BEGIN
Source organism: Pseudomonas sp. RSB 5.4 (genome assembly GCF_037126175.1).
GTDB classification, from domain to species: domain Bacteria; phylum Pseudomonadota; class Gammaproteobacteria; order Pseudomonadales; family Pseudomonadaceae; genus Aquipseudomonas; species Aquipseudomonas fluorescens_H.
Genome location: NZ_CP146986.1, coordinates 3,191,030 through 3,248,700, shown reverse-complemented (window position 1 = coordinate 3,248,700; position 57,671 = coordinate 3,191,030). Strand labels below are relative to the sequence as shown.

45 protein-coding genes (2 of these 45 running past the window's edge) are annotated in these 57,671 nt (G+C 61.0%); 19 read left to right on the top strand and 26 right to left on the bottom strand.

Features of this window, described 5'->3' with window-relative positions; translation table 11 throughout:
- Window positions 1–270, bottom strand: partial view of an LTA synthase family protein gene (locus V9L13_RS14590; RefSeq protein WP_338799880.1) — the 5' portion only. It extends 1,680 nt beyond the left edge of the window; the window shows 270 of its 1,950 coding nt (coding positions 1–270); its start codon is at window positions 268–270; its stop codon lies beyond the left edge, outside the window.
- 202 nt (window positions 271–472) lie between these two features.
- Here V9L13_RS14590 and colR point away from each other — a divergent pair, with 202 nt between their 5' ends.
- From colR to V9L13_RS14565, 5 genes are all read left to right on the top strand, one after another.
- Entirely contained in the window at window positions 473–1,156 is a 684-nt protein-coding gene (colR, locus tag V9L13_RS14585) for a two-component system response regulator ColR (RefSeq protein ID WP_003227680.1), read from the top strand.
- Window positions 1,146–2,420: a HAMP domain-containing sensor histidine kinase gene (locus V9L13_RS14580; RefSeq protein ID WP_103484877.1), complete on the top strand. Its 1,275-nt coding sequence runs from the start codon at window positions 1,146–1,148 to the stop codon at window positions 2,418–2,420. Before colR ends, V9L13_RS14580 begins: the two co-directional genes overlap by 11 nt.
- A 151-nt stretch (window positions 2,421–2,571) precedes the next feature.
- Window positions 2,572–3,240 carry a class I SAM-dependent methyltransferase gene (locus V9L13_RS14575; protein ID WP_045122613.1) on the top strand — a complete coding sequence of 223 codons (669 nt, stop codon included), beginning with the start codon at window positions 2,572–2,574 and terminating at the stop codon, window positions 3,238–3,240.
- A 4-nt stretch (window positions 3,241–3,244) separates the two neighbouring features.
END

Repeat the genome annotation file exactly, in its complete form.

Source organism: Pseudomonas sp. RSB 5.4 (genome assembly GCF_037126175.1).
GTDB classification, from domain to species: domain Bacteria; phylum Pseudomonadota; class Gammaproteobacteria; order Pseudomonadales; family Pseudomonadaceae; genus Aquipseudomonas; species Aquipseudomonas fluorescens_H.
Genome location: NZ_CP146986.1, coordinates 3,191,030 through 3,248,700, shown reverse-complemented (window position 1 = coordinate 3,248,700; position 57,671 = coordinate 3,191,030). Strand labels below are relative to the sequence as shown.

45 protein-coding genes (2 of these 45 running past the window's edge) are annotated in these 57,671 nt (G+C 61.0%); 19 read left to right on the top strand and 26 right to left on the bottom strand.

Features of this window, described 5'->3' with window-relative positions; translation table 11 throughout:
- Window positions 1–270, bottom strand: partial view of an LTA synthase family protein gene (locus V9L13_RS14590; RefSeq protein WP_338799880.1) — the 5' portion only. It extends 1,680 nt beyond the left edge of the window; the window shows 270 of its 1,950 coding nt (coding positions 1–270); its start codon is at window positions 268–270; its stop codon lies beyond the left edge, outside the window.
- 202 nt (window positions 271–472) lie between these two features.
- Here V9L13_RS14590 and colR point away from each other — a divergent pair, with 202 nt between their 5' ends.
- From colR to V9L13_RS14565, 5 genes are all read left to right on the top strand, one after another.
- Entirely contained in the window at window positions 473–1,156 is a 684-nt protein-coding gene (colR, locus tag V9L13_RS14585) for a two-component system response regulator ColR (RefSeq protein ID WP_003227680.1), read from the top strand.
- Window positions 1,146–2,420: a HAMP domain-containing sensor histidine kinase gene (locus V9L13_RS14580; RefSeq protein ID WP_103484877.1), complete on the top strand. Its 1,275-nt coding sequence runs from the start codon at window positions 1,146–1,148 to the stop codon at window positions 2,418–2,420. Before colR ends, V9L13_RS14580 begins: the two co-directional genes overlap by 11 nt.
- A 151-nt stretch (window positions 2,421–2,571) precedes the next feature.
- Window positions 2,572–3,240 carry a class I SAM-dependent methyltransferase gene (locus V9L13_RS14575; protein ID WP_045122613.1) on the top strand — a complete coding sequence of 223 codons (669 nt, stop codon included), beginning with the start codon at window positions 2,572–2,574 and terminating at the stop codon, window positions 3,238–3,240.
- A 4-nt stretch (window positions 3,241–3,244) separates the two neighbouring features.